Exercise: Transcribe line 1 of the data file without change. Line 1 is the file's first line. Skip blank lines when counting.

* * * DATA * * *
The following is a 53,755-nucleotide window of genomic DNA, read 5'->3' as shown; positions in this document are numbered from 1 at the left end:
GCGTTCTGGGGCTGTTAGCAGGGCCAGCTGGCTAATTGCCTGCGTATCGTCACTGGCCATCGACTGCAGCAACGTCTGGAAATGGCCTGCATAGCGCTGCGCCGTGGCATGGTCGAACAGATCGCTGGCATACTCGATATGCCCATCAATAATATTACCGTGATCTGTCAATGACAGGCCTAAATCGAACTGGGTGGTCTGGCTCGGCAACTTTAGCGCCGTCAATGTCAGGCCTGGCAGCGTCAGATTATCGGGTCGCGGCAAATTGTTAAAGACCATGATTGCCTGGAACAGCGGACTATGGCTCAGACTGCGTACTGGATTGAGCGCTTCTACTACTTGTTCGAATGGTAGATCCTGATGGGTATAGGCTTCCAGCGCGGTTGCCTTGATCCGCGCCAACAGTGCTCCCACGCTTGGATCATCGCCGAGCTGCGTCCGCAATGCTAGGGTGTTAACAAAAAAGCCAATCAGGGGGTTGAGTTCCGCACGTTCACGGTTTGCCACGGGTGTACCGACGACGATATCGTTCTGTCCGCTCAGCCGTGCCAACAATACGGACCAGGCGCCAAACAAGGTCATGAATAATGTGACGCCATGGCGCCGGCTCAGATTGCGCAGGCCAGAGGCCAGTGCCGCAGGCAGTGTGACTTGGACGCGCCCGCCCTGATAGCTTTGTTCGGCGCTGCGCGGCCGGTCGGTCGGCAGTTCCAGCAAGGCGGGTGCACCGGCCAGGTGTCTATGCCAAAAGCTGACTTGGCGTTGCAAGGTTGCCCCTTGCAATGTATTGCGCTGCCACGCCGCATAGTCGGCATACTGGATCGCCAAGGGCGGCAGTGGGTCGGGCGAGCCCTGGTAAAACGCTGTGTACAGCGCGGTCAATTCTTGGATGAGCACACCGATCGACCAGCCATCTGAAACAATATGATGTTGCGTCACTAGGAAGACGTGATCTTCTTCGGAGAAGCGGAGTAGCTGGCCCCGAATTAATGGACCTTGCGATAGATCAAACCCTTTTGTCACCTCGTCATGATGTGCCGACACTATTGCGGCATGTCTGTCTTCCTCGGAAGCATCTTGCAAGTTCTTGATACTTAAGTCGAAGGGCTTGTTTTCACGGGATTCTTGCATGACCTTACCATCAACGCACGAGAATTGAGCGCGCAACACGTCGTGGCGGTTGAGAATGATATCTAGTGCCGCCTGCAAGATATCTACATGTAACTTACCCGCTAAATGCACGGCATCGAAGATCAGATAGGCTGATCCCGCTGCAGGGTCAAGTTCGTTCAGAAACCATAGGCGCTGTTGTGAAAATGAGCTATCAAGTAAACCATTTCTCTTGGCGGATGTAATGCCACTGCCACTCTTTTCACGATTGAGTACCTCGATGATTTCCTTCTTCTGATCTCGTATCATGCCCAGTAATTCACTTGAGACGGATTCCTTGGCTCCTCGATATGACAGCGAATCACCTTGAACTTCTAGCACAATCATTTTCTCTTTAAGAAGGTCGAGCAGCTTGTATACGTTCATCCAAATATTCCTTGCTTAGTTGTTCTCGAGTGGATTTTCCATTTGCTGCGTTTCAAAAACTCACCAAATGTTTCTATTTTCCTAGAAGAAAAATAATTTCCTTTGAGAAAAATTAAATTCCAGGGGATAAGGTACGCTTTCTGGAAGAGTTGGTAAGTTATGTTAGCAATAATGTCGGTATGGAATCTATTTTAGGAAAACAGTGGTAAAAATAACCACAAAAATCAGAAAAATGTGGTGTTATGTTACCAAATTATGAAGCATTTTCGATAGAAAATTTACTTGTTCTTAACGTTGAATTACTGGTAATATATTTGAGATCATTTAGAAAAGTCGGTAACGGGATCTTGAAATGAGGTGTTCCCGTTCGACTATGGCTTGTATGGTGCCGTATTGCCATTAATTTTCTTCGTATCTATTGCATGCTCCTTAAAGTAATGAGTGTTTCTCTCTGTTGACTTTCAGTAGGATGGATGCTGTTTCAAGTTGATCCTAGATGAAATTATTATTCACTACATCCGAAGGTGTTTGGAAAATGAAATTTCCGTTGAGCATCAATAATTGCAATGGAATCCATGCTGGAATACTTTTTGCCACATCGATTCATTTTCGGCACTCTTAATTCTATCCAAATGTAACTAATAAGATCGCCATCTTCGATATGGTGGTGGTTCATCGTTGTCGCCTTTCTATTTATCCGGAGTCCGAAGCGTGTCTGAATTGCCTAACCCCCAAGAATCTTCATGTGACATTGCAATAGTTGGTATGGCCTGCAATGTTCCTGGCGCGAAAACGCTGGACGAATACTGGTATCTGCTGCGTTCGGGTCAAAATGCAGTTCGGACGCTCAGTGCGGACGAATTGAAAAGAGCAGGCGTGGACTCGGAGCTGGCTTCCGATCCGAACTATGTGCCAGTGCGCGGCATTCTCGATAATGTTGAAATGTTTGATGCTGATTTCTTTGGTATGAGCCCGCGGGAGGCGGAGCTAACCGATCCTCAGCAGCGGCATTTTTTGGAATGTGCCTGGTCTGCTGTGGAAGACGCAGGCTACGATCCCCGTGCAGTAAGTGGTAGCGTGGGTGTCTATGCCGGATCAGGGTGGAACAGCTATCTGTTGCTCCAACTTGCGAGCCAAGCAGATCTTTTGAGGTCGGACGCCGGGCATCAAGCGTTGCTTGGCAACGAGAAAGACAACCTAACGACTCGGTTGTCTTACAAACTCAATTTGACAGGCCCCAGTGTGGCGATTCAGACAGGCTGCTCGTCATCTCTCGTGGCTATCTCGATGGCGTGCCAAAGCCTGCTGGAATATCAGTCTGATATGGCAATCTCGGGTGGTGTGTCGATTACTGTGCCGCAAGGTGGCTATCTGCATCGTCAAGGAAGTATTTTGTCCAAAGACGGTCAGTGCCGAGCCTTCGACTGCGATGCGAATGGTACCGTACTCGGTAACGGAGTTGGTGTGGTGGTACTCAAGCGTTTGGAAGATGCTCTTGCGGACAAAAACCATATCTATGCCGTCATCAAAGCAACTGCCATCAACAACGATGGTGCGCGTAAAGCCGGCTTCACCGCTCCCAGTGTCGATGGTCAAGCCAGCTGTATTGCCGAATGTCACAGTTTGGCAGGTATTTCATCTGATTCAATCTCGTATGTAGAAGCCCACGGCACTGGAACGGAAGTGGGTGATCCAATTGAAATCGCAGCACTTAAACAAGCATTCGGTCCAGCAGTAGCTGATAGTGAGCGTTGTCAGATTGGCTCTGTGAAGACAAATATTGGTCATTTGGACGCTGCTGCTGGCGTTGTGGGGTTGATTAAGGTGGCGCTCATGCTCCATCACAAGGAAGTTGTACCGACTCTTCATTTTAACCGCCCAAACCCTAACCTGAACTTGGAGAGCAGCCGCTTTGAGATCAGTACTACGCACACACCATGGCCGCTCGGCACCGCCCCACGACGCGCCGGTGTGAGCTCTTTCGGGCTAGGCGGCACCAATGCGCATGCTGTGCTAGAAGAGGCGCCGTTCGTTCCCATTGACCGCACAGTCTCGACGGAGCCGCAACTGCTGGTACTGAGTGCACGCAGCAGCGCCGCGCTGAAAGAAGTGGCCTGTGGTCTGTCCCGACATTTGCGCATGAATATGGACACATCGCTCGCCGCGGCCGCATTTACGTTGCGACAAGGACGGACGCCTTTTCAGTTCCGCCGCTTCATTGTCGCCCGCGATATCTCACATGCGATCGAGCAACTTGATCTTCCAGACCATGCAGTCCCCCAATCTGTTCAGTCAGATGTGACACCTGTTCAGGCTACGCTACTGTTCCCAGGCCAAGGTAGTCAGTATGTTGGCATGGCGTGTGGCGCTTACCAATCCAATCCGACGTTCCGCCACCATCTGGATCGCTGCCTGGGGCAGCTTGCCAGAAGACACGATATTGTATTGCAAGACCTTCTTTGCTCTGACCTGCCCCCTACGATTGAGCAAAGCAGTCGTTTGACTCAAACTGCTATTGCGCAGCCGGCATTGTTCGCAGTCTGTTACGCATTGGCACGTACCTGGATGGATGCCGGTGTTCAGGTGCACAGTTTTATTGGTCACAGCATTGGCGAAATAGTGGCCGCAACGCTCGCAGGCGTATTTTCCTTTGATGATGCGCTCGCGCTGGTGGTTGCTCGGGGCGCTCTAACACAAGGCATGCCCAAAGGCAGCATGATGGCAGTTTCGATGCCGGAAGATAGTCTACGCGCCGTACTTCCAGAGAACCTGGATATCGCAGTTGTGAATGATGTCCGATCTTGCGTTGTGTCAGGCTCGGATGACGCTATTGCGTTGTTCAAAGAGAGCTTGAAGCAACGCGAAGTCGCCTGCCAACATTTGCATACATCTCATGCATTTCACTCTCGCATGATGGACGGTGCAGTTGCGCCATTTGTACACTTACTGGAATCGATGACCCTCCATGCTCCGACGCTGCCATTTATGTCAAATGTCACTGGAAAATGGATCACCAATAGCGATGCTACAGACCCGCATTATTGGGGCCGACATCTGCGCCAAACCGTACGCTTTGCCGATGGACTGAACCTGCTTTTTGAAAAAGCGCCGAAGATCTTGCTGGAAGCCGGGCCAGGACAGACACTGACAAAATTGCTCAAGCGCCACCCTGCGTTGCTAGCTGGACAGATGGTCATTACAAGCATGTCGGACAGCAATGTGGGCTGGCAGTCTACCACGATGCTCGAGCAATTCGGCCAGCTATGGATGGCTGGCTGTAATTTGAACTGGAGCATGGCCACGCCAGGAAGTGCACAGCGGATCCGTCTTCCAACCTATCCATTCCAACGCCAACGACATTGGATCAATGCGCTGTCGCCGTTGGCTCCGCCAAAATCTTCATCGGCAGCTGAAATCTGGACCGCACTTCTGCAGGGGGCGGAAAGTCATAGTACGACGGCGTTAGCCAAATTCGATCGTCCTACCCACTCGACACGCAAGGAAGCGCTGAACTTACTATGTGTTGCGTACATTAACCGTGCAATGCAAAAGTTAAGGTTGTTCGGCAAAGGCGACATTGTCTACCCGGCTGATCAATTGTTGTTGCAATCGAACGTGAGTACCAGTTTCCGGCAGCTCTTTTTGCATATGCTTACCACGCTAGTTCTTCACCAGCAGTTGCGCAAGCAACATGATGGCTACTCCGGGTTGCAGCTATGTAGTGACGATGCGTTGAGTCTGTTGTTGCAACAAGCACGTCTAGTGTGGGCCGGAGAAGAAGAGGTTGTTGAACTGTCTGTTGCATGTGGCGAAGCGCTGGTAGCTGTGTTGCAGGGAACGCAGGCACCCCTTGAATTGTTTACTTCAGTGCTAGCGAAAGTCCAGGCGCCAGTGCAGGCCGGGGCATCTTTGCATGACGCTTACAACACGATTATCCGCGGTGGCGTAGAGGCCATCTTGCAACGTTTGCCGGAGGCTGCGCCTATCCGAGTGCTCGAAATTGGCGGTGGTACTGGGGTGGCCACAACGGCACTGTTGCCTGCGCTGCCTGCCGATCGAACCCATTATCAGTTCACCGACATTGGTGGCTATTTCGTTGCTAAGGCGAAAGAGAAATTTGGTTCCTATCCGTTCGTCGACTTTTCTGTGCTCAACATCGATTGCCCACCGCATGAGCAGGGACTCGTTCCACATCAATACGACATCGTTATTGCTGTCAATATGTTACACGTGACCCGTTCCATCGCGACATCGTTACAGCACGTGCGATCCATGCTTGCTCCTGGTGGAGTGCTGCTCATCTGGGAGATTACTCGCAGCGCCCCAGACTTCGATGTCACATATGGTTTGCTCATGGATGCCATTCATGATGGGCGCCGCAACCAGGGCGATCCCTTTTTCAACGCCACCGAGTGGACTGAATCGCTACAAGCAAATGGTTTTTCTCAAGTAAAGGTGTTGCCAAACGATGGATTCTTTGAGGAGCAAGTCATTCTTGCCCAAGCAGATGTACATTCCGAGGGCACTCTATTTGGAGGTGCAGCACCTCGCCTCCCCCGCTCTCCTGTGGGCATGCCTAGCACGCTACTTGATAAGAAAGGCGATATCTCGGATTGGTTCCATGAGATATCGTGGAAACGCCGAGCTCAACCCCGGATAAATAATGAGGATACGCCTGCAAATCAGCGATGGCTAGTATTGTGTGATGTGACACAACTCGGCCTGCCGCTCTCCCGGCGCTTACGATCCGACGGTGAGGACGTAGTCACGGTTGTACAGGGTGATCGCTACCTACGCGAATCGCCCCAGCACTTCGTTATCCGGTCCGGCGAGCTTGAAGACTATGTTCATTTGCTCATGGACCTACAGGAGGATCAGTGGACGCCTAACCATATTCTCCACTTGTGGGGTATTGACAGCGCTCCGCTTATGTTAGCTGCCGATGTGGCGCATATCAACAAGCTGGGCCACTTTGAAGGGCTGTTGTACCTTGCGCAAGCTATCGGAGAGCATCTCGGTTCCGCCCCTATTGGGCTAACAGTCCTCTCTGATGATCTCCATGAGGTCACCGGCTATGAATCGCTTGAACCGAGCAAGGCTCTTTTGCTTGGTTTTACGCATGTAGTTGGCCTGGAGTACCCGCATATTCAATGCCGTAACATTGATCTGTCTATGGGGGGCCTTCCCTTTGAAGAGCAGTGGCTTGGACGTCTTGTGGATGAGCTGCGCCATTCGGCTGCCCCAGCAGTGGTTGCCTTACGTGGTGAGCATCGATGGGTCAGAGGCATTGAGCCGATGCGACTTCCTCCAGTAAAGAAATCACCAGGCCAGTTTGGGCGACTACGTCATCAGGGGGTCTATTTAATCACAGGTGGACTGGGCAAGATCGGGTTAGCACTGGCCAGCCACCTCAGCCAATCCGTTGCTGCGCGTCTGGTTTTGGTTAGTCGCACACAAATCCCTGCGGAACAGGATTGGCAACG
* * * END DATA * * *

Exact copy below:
The following is a 53,755-nucleotide window of genomic DNA, read 5'->3' as shown; positions in this document are numbered from 1 at the left end: